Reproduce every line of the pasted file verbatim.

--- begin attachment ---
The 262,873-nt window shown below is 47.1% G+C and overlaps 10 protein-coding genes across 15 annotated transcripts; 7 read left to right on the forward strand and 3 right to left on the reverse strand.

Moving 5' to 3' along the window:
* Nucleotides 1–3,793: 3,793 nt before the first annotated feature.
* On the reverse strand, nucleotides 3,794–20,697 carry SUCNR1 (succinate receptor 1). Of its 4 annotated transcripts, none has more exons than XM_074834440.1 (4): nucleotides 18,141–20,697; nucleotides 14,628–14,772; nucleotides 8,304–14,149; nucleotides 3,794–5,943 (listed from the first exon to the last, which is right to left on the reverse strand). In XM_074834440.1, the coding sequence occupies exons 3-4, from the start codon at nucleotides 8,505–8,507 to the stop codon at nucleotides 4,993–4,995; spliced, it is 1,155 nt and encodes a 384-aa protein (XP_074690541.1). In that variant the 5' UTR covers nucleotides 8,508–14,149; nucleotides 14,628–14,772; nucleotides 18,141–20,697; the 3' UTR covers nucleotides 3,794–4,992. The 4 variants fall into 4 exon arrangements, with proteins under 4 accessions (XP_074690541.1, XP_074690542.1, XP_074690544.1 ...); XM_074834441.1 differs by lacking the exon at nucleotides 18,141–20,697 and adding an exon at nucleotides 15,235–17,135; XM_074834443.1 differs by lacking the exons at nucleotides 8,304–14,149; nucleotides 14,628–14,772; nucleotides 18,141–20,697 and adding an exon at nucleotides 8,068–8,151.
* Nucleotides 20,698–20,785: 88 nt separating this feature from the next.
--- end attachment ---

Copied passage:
The 262,873-nt window shown below is 47.1% G+C and overlaps 10 protein-coding genes across 15 annotated transcripts; 7 read left to right on the forward strand and 3 right to left on the reverse strand.

Moving 5' to 3' along the window:
* Nucleotides 1–3,793: 3,793 nt before the first annotated feature.
* On the reverse strand, nucleotides 3,794–20,697 carry SUCNR1 (succinate receptor 1). Of its 4 annotated transcripts, none has more exons than XM_074834440.1 (4): nucleotides 18,141–20,697; nucleotides 14,628–14,772; nucleotides 8,304–14,149; nucleotides 3,794–5,943 (listed from the first exon to the last, which is right to left on the reverse strand). In XM_074834440.1, the coding sequence occupies exons 3-4, from the start codon at nucleotides 8,505–8,507 to the stop codon at nucleotides 4,993–4,995; spliced, it is 1,155 nt and encodes a 384-aa protein (XP_074690541.1). In that variant the 5' UTR covers nucleotides 8,508–14,149; nucleotides 14,628–14,772; nucleotides 18,141–20,697; the 3' UTR covers nucleotides 3,794–4,992. The 4 variants fall into 4 exon arrangements, with proteins under 4 accessions (XP_074690541.1, XP_074690542.1, XP_074690544.1 ...); XM_074834441.1 differs by lacking the exon at nucleotides 18,141–20,697 and adding an exon at nucleotides 15,235–17,135; XM_074834443.1 differs by lacking the exons at nucleotides 8,304–14,149; nucleotides 14,628–14,772; nucleotides 18,141–20,697 and adding an exon at nucleotides 8,068–8,151.
* Nucleotides 20,698–20,785: 88 nt separating this feature from the next.